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How Snyk targeted developers to become a $4.7B cloud-security giant How Snyk targeted developers to become a $4.7B cloud-security giant
Join Transform 2021 for the most important themes in enterprise AI & Data. Learn more. Success selling to enterprises typically means finding the right... How Snyk targeted developers to become a $4.7B cloud-security giant


Join Transform 2021 for the most important themes in enterprise AI & Data. Learn more.


Success selling to enterprises typically means finding the right entry to connect with high-level decision-makers. But Snyk has built one of the fastest-moving security startups of the cloud-native era by entering through the back door with developers.

That strategy continues to pay dividends as evidenced by the company’s announcement today that it has raised $300 million in venture capital for a total of $470 million. The company’s valuation is now $4.7 billion, up 4 times since last year.

Snyk is part of a broader movement to embed security into the very beginning of the development process to make defenses more robust.

“What we’ve done is turn the model upside down by building security the same way you would do quality control for bugs,” said Snyk CEO Peter McKay. “You don’t wait until something goes into production to test quality issues in an application or performance or scalability. Our view is you should do security the same way. It’s part of quality control. The sooner you find the problem at the point of creation, the more cost-effective it is to address it.”

Founded in 2015, Snyk’s platform provides security for cloud-native application development by using a vulnerability database that is maintained by a team of security experts. According to Snyk, about 43% of breaches can be traced back to vulnerabilities in applications.

By using the platform, developers can more easily add security to the process as they build new features and applications. That has become even more urgent as enterprises expand their cloud investments which can lead to a larger attack footprint and challenges related to scaling resources.

Rather than selling to enterprise managers, the company established itself by going directly to developers with a free version of the product.

“That became this bottoms-up motion,” McKay said. “We built our business around allowing developers to try it. You’re getting told you need to do security. Why wouldn’t you start using it? It’s free. So we started getting embedded into organizations and going viral across the companies.”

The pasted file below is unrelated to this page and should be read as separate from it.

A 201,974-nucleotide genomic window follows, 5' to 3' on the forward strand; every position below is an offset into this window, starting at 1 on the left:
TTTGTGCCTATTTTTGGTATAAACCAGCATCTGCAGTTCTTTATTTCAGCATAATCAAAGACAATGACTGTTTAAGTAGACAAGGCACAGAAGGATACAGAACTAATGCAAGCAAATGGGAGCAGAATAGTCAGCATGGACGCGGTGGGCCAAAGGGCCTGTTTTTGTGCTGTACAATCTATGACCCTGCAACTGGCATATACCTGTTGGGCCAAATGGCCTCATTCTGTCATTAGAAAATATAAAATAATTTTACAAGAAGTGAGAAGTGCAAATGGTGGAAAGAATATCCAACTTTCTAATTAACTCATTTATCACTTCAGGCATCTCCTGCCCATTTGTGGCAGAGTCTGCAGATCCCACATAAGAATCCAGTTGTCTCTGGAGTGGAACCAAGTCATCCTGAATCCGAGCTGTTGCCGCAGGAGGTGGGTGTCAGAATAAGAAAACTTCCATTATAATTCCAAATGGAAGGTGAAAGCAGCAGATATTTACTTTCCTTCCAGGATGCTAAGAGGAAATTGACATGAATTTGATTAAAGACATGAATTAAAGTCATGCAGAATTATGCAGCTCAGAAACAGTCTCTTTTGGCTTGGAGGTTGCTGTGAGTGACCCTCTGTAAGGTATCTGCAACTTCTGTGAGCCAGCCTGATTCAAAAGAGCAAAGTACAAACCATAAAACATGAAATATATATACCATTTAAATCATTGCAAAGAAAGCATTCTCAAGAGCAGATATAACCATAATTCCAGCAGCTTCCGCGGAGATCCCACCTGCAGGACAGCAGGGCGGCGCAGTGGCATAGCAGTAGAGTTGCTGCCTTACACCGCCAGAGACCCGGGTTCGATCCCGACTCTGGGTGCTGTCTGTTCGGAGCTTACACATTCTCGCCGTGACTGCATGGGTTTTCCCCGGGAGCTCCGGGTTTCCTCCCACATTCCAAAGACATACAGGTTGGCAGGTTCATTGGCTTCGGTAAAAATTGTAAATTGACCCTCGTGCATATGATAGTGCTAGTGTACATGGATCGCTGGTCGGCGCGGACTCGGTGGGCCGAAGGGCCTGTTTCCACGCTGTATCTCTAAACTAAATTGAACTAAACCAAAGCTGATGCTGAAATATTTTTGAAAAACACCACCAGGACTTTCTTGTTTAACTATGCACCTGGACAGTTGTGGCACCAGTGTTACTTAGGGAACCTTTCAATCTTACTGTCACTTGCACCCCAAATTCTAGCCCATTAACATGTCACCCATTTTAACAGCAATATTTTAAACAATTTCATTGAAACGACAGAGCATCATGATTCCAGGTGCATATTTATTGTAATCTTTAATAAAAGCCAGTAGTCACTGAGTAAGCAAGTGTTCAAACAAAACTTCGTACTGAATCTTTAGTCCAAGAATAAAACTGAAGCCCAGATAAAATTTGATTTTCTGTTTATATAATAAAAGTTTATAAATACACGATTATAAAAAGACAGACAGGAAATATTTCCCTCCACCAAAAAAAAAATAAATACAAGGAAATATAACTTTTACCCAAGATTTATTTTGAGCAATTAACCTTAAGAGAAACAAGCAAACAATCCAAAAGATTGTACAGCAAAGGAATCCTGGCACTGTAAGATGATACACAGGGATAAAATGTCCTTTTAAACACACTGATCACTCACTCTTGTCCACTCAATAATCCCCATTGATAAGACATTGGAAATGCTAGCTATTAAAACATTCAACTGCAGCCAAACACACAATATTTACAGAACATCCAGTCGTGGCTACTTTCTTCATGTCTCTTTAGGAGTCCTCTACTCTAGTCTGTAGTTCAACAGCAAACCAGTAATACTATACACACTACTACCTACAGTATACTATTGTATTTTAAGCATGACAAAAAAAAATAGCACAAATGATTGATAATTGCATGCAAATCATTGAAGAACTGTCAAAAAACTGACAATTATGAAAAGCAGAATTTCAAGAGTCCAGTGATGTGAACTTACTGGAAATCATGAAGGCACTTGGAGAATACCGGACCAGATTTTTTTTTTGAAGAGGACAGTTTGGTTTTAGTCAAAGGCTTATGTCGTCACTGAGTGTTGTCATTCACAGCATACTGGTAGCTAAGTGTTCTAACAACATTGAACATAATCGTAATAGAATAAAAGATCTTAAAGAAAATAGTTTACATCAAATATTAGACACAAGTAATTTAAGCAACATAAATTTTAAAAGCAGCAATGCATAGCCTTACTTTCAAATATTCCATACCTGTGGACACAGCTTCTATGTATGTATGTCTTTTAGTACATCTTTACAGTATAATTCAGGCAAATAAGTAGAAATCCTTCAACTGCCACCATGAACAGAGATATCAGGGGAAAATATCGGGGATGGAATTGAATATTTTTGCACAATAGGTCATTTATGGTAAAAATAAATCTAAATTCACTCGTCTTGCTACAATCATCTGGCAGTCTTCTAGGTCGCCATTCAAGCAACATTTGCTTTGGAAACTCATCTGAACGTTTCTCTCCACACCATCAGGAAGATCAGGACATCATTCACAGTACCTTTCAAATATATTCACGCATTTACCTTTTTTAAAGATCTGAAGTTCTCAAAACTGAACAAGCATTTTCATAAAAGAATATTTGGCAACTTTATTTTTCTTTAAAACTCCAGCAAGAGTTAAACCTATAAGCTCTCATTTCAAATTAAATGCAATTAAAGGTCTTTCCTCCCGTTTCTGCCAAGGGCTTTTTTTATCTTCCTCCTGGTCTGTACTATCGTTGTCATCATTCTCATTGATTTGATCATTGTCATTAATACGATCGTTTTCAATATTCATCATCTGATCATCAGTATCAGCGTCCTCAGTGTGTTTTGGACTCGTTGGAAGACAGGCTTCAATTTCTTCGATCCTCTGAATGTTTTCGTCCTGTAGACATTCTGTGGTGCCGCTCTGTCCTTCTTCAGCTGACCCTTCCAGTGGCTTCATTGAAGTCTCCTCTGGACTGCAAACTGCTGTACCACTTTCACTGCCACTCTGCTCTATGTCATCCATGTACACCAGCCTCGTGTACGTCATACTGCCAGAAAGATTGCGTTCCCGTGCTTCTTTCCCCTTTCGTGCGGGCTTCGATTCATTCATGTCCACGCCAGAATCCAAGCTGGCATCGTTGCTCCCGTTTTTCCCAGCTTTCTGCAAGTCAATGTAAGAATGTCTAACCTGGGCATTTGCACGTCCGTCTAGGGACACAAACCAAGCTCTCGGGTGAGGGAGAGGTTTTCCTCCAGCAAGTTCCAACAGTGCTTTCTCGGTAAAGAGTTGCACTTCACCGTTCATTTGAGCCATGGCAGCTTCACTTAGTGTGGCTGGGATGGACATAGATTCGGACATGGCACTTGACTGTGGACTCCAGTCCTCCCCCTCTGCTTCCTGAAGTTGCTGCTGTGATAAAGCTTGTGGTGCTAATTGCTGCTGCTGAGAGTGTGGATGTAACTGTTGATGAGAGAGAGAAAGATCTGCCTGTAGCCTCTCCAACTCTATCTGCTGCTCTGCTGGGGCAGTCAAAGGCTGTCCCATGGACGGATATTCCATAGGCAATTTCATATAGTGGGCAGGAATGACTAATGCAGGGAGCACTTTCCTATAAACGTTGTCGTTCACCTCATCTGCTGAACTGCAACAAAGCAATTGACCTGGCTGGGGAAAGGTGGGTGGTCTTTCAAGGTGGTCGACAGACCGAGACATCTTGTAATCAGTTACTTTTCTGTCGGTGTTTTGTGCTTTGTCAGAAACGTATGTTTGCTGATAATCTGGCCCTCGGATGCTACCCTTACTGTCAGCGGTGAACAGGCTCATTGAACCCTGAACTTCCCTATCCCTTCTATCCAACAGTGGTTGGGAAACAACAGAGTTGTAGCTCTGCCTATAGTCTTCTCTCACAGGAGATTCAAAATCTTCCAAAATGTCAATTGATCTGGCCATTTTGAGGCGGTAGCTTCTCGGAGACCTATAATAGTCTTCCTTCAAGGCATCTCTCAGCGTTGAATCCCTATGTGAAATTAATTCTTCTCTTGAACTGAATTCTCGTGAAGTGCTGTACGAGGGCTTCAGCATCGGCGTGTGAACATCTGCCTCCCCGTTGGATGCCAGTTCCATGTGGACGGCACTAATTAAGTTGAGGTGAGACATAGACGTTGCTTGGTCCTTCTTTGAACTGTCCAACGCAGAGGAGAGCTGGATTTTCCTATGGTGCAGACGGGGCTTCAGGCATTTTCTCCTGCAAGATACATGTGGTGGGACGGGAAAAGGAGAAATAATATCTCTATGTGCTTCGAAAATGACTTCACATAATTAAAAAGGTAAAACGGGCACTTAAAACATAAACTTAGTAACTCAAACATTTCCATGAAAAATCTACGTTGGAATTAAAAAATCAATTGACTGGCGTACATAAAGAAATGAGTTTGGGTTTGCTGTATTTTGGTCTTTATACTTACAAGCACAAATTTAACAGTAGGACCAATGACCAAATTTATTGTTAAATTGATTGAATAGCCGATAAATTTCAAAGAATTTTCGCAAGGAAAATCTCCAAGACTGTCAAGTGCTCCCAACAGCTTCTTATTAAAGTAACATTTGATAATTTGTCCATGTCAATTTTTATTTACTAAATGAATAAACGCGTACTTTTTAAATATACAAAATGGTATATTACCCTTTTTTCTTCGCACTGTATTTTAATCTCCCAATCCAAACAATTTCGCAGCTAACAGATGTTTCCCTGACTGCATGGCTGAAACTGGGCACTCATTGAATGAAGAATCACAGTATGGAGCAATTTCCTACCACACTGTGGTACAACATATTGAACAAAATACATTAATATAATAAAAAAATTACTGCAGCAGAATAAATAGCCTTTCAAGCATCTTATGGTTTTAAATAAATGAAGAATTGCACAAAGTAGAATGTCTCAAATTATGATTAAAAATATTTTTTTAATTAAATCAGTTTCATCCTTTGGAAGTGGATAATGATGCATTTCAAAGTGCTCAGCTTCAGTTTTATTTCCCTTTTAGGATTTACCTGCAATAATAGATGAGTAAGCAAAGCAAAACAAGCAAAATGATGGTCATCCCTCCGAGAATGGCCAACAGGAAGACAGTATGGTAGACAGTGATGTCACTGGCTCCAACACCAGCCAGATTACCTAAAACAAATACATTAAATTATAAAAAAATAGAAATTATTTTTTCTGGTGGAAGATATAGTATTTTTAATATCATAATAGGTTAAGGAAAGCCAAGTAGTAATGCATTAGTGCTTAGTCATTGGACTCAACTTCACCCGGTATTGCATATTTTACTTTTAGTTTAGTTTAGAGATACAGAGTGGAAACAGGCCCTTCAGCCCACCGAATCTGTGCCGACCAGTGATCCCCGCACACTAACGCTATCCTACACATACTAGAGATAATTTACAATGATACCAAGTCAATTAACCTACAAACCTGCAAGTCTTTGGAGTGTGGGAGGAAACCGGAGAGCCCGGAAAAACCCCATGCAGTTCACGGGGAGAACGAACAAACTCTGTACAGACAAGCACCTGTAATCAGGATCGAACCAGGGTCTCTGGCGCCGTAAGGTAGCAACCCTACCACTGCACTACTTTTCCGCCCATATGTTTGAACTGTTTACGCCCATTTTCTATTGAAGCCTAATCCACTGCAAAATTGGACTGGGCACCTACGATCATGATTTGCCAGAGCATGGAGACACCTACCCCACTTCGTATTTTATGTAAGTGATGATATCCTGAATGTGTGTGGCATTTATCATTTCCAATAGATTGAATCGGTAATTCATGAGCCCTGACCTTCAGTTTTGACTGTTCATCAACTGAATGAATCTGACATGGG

From there, enterprises can shift to the paid version which enables more collaboration and wider integration in all the development tools being used across the software development lifecycle. Because most of the vulnerability technology remains in the backend, developers don’t need to become security experts to spot and address potential problems. In some cases, Snyk even automatically fixes the vulnerabilities, McKay said.

This keeps the development process moving along while placing even more control in the hands of developers, which of course helps drive greater adoption of Snyk.

The company currently has 2.2 million developers in its community, but it is targeting all the estimated 28 million developers worldwide.

The latest funding should help towards that ambitious goal. The money was a mix of primary and secondary offerings, allowing employees and insiders to cash out some shares while also netting $175 million of new capital for Snyk. Accel and Tiger Global co-led the round which also included money from Addition, Boldstart Ventures, Canaan Partners, Coatue, GV, Salesforce Ventures, Stripes, BlackRock, Alkeon, Atlassian Ventures, Franklin Templeton, Geodesic Capital, Sands Capital Ventures, and Temasek.

Just last year, Snyk raised $150 million in January followed by another $200 million round in September. Previously, Snyk raised $22 million in 2018. It has been using that war chest to grow through acquisitions. Last year, it acquired DeepCode and Manifold.

McKay said an IPO is on the roadmap, but the company hasn’t announced the timing. For now, Snyk has sufficient funding to pursue its strategy of organic growth through developers.

“It’s a very maniacal focus on the developer experience by embedding the to the technology into the software development lifecycle,” McKay said. “It’s about developer productivity. We say ‘develop fast and stay secure’. That’s kind of our motto.”

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